The JTAC changes the perceived threat level, but not in the general way that it is changed in America. In fact, the Americans are interested in our system because they sometimes change the general level of threat in their colour-coded way, but people do not understand what that means for them. An example of how we work in this country is our response to fears about Heathrow. Extra security measures were introduced and we changed the threat level for the aviation industry and the travelling public in the air. That was a sector-specific change in the threat level. That makes more sense because it helps people to understand in a more focused way the implications for them of any change.

One or two of my hon. Friends put to one side the fact that there is a real issue about preparedness and what we can say in detail in public. We do not know fully the knowledge and understanding that terrorists have; their scientific and technical expertise; or what they know about where our vulnerabilities lie. If we put that information in the public domain and it were used in any way, we would rightly be held accountable.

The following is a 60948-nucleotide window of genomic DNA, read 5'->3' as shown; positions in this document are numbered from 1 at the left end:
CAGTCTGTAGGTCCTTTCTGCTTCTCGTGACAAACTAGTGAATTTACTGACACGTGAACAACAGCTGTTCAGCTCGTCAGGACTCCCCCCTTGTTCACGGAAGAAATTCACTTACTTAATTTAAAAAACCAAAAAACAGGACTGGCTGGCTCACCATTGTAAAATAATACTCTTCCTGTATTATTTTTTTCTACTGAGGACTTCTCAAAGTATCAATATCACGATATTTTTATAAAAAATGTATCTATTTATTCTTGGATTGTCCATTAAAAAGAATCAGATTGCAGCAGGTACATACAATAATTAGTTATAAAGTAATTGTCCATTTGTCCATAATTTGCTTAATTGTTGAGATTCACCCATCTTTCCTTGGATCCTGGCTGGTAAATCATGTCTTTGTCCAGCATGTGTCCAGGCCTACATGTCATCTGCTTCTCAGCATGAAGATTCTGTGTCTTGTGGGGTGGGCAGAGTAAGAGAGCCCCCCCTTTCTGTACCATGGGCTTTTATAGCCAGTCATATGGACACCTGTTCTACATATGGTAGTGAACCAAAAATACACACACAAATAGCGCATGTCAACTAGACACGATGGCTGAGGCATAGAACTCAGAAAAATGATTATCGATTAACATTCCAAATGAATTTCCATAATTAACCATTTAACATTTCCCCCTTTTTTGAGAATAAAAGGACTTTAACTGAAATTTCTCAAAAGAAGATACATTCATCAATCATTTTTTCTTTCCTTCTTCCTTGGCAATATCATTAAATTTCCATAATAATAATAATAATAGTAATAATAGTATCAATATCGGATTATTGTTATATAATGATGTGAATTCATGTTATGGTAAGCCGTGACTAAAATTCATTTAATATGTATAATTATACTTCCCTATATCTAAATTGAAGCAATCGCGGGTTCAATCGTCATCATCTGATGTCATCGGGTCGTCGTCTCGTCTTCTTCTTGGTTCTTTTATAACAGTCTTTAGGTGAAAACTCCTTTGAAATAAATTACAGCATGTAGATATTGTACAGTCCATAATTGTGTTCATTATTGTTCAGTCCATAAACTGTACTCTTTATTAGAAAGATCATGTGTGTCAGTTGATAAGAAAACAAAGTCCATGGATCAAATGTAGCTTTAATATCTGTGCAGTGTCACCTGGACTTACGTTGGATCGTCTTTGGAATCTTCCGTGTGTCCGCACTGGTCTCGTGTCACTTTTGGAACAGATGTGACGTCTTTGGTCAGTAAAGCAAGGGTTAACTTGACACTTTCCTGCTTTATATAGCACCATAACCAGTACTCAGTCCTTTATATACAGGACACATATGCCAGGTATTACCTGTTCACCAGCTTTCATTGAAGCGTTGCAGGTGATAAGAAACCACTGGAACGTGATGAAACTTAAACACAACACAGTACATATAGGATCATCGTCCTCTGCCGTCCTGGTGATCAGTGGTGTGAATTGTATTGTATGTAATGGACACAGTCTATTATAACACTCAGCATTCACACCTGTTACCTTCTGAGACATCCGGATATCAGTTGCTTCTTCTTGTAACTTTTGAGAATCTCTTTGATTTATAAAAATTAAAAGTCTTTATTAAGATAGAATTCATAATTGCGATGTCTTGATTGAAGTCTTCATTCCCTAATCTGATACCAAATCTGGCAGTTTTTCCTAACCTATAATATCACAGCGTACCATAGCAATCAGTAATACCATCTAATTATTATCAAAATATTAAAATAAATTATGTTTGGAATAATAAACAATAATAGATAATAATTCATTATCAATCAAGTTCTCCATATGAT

I hope that Members accept that there is a difficult balance to strike. It is a question not of being secret for secrecy's sake, but of trying to strike the right balance in relation to the detail of preparedness and what we are doing to increase our capability. As John Stevens said yesterday, we have had 30 years of dealing with terrorism and talking to the public about terrorism. That is not to say that we do not need to learn new lessons; we do. However, let us remember that we have that experience. I am sure that Members will accept that Ministers feel a heavy responsibility and are committed to getting this right. That informs our practice as much as anything. We have families too, and we have constituencies. If we thought that putting more information in the public domain would be helpful, we would do it, because the protection of our people is our highest priority.